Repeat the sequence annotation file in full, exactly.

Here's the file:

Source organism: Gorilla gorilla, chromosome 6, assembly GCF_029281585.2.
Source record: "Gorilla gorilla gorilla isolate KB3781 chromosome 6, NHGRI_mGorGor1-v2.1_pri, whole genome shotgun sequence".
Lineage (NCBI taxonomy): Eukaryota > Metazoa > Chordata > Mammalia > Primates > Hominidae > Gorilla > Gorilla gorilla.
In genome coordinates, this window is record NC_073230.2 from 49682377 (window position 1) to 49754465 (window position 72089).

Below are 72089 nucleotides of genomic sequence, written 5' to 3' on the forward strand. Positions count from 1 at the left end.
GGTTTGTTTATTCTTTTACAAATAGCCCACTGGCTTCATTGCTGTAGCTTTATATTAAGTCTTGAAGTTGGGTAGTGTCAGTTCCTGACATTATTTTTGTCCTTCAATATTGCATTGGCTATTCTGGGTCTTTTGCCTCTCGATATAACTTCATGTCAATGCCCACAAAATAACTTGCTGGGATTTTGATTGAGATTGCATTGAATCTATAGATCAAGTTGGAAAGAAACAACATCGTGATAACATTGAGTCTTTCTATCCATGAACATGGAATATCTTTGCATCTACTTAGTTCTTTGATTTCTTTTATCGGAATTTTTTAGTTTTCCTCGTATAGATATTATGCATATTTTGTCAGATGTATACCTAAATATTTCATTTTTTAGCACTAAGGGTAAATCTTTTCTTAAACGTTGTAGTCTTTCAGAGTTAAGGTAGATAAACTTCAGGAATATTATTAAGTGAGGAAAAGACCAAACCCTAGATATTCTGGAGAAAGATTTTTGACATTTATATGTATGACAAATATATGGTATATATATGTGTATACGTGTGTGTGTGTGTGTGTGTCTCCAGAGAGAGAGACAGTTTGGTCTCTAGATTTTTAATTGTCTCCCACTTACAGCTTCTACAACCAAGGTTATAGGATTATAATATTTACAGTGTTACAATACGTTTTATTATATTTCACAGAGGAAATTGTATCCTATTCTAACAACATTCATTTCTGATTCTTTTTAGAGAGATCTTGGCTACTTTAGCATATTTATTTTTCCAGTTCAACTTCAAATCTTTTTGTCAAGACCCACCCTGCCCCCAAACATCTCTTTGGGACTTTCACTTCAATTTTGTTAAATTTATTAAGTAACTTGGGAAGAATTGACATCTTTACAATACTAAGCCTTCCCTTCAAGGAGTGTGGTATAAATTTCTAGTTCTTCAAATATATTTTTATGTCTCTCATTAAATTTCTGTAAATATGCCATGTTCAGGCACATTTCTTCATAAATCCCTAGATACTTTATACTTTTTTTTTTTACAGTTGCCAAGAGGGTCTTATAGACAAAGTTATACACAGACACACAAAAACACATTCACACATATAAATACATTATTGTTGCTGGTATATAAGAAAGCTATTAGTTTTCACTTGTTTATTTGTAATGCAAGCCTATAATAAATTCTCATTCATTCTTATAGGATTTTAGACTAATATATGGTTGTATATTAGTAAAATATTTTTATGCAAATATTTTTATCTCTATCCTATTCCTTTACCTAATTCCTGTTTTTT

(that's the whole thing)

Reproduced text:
Source organism: Gorilla gorilla, chromosome 6, assembly GCF_029281585.2.
Source record: "Gorilla gorilla gorilla isolate KB3781 chromosome 6, NHGRI_mGorGor1-v2.1_pri, whole genome shotgun sequence".
Lineage (NCBI taxonomy): Eukaryota > Metazoa > Chordata > Mammalia > Primates > Hominidae > Gorilla > Gorilla gorilla.
In genome coordinates, this window is record NC_073230.2 from 49682377 (window position 1) to 49754465 (window position 72089).

Below are 72089 nucleotides of genomic sequence, written 5' to 3' on the forward strand. Positions count from 1 at the left end.
GGTTTGTTTATTCTTTTACAAATAGCCCACTGGCTTCATTGCTGTAGCTTTATATTAAGTCTTGAAGTTGGGTAGTGTCAGTTCCTGACATTATTTTTGTCCTTCAATATTGCATTGGCTATTCTGGGTCTTTTGCCTCTCGATATAACTTCATGTCAATGCCCACAAAATAACTTGCTGGGATTTTGATTGAGATTGCATTGAATCTATAGATCAAGTTGGAAAGAAACAACATCGTGATAACATTGAGTCTTTCTATCCATGAACATGGAATATCTTTGCATCTACTTAGTTCTTTGATTTCTTTTATCGGAATTTTTTAGTTTTCCTCGTATAGATATTATGCATATTTTGTCAGATGTATACCTAAATATTTCATTTTTTAGCACTAAGGGTAAATCTTTTCTTAAACGTTGTAGTCTTTCAGAGTTAAGGTAGATAAACTTCAGGAATATTATTAAGTGAGGAAAAGACCAAACCCTAGATATTCTGGAGAAAGATTTTTGACATTTATATGTATGACAAATATATGGTATATATATGTGTATACGTGTGTGTGTGTGTGTGTGTCTCCAGAGAGAGAGACAGTTTGGTCTCTAGATTTTTAATTGTCTCCCACTTACAGCTTCTACAACCAAGGTTATAGGATTATAATATTTACAGTGTTACAATACGTTTTATTATATTTCACAGAGGAAATTGTATCCTATTCTAACAACATTCATTTCTGATTCTTTTTAGAGAGATCTTGGCTACTTTAGCATATTTATTTTTCCAGTTCAACTTCAAATCTTTTTGTCAAGACCCACCCTGCCCCCAAACATCTCTTTGGGACTTTCACTTCAATTTTGTTAAATTTATTAAGTAACTTGGGAAGAATTGACATCTTTACAATACTAAGCCTTCCCTTCAAGGAGTGTGGTATAAATTTCTAGTTCTTCAAATATATTTTTATGTCTCTCATTAAATTTCTGTAAATATGCCATGTTCAGGCACATTTCTTCATAAATCCCTAGATACTTTATACTTTTTTTTTTTACAGTTGCCAAGAGGGTCTTATAGACAAAGTTATACACAGACACACAAAAACACATTCACACATATAAATACATTATTGTTGCTGGTATATAAGAAAGCTATTAGTTTTCACTTGTTTATTTGTAATGCAAGCCTATAATAAATTCTCATTCATTCTTATAGGATTTTAGACTAATATATGGTTGTATATTAGTAAAATATTTTTATGCAAATATTTTTATCTCTATCCTATTCCTTTACCTAATTCCTGTTTTTT